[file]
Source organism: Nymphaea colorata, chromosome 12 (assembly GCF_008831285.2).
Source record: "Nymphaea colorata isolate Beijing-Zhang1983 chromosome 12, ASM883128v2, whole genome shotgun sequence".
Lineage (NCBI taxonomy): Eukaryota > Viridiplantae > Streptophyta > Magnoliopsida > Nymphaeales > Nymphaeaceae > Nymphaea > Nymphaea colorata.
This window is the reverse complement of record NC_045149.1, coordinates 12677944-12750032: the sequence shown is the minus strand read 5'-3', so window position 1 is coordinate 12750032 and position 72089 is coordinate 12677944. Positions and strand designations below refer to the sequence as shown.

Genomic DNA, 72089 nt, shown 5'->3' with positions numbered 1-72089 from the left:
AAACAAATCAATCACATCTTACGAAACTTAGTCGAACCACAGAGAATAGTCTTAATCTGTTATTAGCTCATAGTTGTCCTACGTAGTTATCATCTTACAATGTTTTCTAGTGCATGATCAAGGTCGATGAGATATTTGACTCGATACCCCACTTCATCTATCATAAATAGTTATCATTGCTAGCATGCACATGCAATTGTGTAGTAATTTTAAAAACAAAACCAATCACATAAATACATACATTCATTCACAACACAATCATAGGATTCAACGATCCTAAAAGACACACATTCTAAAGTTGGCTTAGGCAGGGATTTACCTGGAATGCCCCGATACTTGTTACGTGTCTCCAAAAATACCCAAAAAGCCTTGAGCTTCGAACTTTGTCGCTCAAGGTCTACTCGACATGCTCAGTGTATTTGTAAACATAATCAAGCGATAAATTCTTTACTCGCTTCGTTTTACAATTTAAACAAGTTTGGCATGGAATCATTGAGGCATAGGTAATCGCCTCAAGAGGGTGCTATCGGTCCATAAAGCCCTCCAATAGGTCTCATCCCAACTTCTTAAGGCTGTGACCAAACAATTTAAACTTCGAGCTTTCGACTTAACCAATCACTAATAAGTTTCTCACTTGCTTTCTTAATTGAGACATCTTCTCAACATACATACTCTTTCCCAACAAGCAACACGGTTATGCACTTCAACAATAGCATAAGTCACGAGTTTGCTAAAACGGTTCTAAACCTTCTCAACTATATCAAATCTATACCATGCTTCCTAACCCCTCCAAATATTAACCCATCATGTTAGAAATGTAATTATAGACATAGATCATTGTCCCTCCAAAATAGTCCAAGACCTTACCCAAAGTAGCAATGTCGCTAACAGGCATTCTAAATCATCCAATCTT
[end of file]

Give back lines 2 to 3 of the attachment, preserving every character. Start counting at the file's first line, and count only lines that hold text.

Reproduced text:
Source record: "Nymphaea colorata isolate Beijing-Zhang1983 chromosome 12, ASM883128v2, whole genome shotgun sequence".
Lineage (NCBI taxonomy): Eukaryota > Viridiplantae > Streptophyta > Magnoliopsida > Nymphaeales > Nymphaeaceae > Nymphaea > Nymphaea colorata.